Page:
Corning Singapore's Koh added that in a post-Covid setting, sustainability can mean integrating a walking trail into the programme for team building, which reduces the need for ground transportation. Additional options include recycling bins in rooms and around the hotel, and allowing guests to opt out of housekeeping.
How does Asia fare?
The Global Destination Sustainability Index, which evaluates the sustainability performance of MICE destinations based on the United Nation’s 17 sustainable development goals, is currently dominated by European cities (two cities from Australia also make the top 20).
There are also increasing calls from industry associations across Europe and the UK for radical cross-sector collaboration to create measurable outcomes to achieve climate goals.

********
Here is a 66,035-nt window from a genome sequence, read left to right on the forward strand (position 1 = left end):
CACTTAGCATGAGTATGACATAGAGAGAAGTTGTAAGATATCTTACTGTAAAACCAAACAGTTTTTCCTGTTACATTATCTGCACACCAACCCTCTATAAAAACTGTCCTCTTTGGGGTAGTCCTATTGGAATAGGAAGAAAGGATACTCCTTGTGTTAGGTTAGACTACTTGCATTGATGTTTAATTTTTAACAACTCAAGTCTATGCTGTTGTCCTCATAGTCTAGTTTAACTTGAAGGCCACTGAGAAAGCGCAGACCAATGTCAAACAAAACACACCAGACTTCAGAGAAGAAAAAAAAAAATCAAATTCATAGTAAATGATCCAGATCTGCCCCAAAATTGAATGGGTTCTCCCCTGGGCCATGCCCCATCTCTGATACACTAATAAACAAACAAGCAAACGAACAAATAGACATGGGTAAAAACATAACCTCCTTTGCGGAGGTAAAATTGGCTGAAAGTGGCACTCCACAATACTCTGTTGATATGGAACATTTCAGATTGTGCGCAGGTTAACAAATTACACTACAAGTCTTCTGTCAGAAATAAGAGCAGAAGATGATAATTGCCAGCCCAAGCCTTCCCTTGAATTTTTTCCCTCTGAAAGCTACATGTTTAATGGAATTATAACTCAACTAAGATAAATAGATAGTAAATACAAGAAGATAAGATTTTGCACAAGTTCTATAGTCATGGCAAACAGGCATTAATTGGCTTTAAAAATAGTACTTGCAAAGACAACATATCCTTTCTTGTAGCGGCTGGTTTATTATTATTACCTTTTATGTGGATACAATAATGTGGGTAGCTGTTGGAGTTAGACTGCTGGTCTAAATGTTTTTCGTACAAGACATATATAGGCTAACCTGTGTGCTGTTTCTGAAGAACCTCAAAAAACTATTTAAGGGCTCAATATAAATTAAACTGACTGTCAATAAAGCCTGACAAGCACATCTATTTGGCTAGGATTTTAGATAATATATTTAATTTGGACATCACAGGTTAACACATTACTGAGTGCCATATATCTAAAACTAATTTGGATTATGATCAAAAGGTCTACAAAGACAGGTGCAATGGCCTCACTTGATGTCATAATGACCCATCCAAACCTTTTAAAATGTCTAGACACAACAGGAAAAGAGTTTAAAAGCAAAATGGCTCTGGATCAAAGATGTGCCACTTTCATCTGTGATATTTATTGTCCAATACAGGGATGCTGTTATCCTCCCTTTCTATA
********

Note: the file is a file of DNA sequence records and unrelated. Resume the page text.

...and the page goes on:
Choe believes Asia is "playing catch-up" but there are pockets of excellence. In Singapore, for example, the government is rolling out sustainability initiatives such as adopting the ISO 20121 building standard, and the Green Mark Gross Floor Area Incentive Scheme (GM-GFA), which encourages the private sector to develop buildings that attain higher-tier Green Mark ratings so "the moment you build and exceed the standard, you get to build another floor for 'free'," he said.
Incentives such as this, he believes, will motivative the industry here in Asia to drive change.
The APacCHRIE 2021 virtual conference, held from 2-4 June, gathered more than 380 delegates from 142 institutions and corporations, who dialled in from some 28 countries across Asia Pacific, US and Europe.
Additional reporting by Natalie Joy Lee.